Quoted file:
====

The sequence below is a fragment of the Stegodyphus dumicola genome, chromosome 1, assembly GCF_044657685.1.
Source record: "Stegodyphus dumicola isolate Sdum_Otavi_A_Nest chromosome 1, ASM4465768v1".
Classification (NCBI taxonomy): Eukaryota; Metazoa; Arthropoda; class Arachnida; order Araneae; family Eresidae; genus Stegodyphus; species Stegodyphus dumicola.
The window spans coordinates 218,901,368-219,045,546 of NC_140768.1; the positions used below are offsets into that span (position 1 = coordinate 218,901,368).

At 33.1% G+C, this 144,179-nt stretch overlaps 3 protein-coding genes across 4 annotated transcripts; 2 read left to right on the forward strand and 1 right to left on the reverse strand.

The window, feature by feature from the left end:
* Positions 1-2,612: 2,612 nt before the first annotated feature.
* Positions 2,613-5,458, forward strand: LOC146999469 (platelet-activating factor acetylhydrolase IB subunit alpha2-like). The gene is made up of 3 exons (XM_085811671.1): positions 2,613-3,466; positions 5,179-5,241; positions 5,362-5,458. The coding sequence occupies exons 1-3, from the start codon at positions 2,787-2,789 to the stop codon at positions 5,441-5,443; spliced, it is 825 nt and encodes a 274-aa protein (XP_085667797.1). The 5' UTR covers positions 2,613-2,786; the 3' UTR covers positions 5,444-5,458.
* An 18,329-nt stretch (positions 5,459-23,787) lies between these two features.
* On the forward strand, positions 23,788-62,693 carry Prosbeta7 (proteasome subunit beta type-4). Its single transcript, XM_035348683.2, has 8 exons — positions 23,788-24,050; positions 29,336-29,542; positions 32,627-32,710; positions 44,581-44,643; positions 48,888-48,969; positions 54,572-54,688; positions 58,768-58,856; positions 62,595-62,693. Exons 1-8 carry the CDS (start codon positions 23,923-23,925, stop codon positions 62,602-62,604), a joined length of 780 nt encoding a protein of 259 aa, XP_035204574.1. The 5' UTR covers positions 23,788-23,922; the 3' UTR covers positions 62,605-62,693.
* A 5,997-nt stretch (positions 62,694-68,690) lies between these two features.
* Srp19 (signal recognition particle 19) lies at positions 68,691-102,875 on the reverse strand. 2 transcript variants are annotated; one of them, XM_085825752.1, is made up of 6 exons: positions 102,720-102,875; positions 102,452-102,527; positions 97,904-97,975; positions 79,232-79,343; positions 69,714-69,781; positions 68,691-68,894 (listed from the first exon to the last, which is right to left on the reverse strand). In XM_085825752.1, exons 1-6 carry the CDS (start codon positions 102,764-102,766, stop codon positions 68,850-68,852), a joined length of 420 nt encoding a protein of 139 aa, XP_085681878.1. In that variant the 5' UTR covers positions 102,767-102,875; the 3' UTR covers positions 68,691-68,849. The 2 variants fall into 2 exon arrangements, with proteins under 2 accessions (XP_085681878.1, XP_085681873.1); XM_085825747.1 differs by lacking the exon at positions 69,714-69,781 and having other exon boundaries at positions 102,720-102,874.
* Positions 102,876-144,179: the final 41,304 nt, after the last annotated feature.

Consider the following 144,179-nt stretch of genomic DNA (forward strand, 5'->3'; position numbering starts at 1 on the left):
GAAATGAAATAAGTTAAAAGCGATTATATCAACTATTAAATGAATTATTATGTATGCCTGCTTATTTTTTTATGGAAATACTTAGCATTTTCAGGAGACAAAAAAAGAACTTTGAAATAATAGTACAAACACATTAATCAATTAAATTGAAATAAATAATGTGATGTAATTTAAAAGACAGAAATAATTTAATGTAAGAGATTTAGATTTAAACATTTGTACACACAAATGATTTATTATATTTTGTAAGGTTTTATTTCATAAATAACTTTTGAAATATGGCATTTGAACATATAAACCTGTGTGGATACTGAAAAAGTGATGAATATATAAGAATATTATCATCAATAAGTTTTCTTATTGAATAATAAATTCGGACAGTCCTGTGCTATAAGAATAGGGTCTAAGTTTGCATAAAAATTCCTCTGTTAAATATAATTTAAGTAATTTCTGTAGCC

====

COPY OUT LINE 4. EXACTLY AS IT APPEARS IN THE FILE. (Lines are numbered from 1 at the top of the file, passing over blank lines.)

The window spans coordinates 218,901,368-219,045,546 of NC_140768.1; the positions used below are offsets into that span (position 1 = coordinate 218,901,368).